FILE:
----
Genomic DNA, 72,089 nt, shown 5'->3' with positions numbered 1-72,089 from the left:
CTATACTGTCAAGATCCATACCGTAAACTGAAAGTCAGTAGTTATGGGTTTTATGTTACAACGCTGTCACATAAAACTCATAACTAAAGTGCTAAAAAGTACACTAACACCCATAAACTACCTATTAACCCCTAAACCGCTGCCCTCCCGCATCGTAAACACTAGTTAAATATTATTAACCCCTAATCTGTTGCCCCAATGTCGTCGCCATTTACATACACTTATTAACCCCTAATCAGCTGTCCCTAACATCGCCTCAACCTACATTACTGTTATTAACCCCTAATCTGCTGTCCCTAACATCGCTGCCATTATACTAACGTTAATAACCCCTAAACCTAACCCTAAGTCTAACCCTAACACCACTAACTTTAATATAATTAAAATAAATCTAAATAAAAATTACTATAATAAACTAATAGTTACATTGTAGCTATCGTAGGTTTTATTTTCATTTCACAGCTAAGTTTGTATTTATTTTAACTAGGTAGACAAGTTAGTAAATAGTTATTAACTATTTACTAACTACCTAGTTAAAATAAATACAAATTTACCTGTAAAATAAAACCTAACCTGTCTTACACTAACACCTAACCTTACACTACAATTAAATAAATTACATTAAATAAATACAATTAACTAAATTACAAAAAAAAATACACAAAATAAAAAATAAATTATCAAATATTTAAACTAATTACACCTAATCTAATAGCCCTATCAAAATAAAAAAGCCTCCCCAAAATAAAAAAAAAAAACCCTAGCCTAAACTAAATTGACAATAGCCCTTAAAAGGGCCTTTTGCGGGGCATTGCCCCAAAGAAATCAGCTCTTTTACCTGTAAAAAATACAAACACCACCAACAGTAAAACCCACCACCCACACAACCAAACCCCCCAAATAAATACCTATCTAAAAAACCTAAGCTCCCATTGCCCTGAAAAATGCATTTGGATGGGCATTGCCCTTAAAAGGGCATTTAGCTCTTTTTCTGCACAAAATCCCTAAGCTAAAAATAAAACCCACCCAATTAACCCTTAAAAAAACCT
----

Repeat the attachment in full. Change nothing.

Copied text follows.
Genomic DNA, 72,089 nt, shown 5'->3' with positions numbered 1-72,089 from the left:
CTATACTGTCAAGATCCATACCGTAAACTGAAAGTCAGTAGTTATGGGTTTTATGTTACAACGCTGTCACATAAAACTCATAACTAAAGTGCTAAAAAGTACACTAACACCCATAAACTACCTATTAACCCCTAAACCGCTGCCCTCCCGCATCGTAAACACTAGTTAAATATTATTAACCCCTAATCTGTTGCCCCAATGTCGTCGCCATTTACATACACTTATTAACCCCTAATCAGCTGTCCCTAACATCGCCTCAACCTACATTACTGTTATTAACCCCTAATCTGCTGTCCCTAACATCGCTGCCATTATACTAACGTTAATAACCCCTAAACCTAACCCTAAGTCTAACCCTAACACCACTAACTTTAATATAATTAAAATAAATCTAAATAAAAATTACTATAATAAACTAATAGTTACATTGTAGCTATCGTAGGTTTTATTTTCATTTCACAGCTAAGTTTGTATTTATTTTAACTAGGTAGACAAGTTAGTAAATAGTTATTAACTATTTACTAACTACCTAGTTAAAATAAATACAAATTTACCTGTAAAATAAAACCTAACCTGTCTTACACTAACACCTAACCTTACACTACAATTAAATAAATTACATTAAATAAATACAATTAACTAAATTACAAAAAAAAATACACAAAATAAAAAATAAATTATCAAATATTTAAACTAATTACACCTAATCTAATAGCCCTATCAAAATAAAAAAGCCTCCCCAAAATAAAAAAAAAAAACCCTAGCCTAAACTAAATTGACAATAGCCCTTAAAAGGGCCTTTTGCGGGGCATTGCCCCAAAGAAATCAGCTCTTTTACCTGTAAAAAATACAAACACCACCAACAGTAAAACCCACCACCCACACAACCAAACCCCCCAAATAAATACCTATCTAAAAAACCTAAGCTCCCATTGCCCTGAAAAATGCATTTGGATGGGCATTGCCCTTAAAAGGGCATTTAGCTCTTTTTCTGCACAAAATCCCTAAGCTAAAAATAAAACCCACCCAATTAACCCTTAAAAAAACCT